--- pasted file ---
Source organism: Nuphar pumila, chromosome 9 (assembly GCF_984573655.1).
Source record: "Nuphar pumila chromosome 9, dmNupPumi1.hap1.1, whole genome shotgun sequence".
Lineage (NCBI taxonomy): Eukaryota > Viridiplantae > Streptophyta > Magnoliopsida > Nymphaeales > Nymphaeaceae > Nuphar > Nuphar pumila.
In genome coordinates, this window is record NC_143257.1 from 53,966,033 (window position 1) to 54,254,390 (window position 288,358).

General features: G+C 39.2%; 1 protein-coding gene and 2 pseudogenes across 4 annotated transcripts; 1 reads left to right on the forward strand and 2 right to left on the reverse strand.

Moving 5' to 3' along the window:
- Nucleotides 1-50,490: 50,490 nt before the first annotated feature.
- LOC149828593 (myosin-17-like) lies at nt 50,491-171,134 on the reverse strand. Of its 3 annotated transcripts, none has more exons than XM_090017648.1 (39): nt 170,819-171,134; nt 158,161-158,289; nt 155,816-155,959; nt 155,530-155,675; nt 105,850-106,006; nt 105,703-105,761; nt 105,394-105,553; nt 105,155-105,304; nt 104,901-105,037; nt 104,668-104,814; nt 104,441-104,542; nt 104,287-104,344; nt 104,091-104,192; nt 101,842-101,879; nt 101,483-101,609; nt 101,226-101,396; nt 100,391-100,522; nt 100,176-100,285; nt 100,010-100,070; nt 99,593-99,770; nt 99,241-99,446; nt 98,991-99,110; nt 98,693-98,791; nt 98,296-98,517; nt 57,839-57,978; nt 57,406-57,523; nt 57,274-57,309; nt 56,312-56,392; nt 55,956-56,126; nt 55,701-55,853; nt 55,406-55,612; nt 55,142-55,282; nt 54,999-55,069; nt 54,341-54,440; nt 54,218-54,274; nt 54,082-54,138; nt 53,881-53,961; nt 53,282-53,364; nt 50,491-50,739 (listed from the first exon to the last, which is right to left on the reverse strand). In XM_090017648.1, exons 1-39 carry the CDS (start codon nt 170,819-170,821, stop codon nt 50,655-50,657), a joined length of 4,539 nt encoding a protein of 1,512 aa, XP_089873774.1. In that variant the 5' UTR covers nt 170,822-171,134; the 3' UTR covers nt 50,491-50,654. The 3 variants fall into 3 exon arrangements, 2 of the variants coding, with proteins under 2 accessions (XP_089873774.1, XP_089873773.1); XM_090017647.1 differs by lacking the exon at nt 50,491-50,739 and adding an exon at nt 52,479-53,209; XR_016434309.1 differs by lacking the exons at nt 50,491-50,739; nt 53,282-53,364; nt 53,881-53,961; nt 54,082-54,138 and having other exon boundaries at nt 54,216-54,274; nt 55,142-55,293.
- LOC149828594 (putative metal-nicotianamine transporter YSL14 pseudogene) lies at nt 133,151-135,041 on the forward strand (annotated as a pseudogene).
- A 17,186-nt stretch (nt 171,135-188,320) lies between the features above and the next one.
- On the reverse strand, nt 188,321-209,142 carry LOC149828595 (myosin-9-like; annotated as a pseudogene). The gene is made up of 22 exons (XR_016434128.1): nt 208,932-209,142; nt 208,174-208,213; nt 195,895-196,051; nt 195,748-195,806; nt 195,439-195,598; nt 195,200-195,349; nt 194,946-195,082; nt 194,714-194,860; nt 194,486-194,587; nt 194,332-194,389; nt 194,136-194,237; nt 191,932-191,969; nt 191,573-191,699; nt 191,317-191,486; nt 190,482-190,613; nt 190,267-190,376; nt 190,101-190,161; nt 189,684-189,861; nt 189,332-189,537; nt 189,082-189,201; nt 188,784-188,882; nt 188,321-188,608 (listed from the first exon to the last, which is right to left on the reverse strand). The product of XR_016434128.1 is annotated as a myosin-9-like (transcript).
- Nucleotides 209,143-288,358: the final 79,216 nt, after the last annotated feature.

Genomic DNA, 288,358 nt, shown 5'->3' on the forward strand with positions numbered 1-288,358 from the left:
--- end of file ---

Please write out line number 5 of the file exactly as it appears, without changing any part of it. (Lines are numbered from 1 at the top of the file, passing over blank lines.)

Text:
General features: G+C 39.2%; 1 protein-coding gene and 2 pseudogenes across 4 annotated transcripts; 1 reads left to right on the forward strand and 2 right to left on the reverse strand.